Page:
Professor James Weinstein offers a new iteration of an old argument, which holds that the suppression of pornography raises no free speech issue at all. Weinstein’s reformulation is a valuable contribution, not least because it captures an intuition that is shared by many, including, evidently, the Supreme Court. But the argument fails. It is a mistake to pretend that, when we suppress pornography, we are not infringing on values that lie at the heart of free speech.
"It's important to note that scholars have long observed that political discourse and political events can contribute to the frequency of bias incidents. In fact, this phenomenon has a name today. It's called the Trump Effect."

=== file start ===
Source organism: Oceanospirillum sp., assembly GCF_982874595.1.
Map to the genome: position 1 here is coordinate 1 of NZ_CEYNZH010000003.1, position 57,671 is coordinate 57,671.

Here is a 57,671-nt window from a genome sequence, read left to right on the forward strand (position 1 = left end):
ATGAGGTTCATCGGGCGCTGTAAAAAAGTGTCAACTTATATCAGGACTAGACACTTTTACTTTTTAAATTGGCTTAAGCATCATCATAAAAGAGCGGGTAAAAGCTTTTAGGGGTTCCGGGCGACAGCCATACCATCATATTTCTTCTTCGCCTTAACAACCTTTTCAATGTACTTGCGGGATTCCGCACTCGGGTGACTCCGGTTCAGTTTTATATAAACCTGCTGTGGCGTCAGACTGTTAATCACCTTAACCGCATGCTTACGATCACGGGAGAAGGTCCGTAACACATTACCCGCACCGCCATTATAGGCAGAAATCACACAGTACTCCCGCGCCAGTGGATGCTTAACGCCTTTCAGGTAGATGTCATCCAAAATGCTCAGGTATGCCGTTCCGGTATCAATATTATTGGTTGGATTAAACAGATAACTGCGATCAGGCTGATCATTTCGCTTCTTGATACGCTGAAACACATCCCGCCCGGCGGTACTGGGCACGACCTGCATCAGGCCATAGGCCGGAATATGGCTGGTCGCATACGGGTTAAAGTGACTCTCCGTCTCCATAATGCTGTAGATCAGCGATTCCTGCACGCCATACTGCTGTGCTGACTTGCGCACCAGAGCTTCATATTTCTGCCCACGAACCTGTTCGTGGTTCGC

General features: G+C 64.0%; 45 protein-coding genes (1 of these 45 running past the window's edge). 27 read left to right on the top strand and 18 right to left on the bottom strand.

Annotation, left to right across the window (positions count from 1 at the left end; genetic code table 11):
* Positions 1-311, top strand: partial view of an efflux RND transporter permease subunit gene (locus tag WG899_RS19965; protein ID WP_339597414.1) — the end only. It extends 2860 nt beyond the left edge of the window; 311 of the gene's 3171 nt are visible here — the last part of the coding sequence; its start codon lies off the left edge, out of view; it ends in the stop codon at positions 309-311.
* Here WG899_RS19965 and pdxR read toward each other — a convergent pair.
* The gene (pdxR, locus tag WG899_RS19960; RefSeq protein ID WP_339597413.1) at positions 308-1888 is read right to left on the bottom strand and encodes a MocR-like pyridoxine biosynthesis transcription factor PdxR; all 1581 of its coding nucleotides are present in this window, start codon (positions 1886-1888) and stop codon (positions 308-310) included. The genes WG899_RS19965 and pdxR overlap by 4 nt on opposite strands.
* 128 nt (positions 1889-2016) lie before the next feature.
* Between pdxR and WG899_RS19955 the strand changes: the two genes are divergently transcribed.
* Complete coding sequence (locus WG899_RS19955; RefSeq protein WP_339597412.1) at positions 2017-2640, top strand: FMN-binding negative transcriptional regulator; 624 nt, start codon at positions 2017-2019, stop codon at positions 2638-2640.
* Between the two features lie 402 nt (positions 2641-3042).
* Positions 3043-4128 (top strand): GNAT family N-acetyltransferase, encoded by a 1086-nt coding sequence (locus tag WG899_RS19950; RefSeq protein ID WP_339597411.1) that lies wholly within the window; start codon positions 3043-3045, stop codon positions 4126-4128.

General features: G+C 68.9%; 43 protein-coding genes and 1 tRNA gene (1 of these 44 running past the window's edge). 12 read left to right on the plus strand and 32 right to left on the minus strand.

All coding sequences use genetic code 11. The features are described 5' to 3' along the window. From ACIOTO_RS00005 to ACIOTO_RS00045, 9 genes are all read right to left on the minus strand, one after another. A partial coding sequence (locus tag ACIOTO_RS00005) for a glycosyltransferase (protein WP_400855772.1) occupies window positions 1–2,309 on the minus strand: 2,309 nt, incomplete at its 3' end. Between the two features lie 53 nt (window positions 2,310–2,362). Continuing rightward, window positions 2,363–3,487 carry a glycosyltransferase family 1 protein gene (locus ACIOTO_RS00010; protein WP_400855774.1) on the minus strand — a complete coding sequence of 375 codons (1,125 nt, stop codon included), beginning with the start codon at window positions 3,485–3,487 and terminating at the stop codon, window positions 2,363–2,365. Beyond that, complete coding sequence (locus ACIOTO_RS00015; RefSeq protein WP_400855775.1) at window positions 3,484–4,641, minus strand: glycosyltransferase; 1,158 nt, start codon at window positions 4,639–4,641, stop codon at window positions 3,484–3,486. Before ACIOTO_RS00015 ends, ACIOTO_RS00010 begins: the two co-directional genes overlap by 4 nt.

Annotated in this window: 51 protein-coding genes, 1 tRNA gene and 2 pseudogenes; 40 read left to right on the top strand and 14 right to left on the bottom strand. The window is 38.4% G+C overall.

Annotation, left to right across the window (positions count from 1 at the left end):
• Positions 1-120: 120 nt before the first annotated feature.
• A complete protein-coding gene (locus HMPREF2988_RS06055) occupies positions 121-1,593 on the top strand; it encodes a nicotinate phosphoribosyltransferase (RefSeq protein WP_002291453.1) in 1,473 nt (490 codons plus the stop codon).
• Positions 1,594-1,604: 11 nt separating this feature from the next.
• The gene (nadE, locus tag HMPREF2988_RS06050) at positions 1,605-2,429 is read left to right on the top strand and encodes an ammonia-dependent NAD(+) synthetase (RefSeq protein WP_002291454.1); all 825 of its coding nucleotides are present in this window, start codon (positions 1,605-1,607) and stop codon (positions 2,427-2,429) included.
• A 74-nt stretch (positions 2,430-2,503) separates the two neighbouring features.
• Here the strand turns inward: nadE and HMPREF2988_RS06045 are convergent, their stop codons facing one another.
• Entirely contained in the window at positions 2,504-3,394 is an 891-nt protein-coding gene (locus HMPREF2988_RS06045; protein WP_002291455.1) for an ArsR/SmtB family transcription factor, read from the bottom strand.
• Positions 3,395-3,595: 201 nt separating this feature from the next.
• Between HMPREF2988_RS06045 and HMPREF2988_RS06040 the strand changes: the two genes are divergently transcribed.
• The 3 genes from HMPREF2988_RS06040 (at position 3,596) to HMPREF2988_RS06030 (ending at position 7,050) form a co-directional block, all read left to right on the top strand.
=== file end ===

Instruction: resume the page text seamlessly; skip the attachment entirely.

Voting rights advocates should explore section 11(b) of the Voting Rights Act as a vehicle to combat voter intimidation.
A transgender student's expression of her gender identity, including through the use of gender consistent bathrooms, is First Amendment protected speech,
Scholars discuss the most significant immigration-related cases before the U.S. Supreme Court, their ramifications, and what to expect in 2020.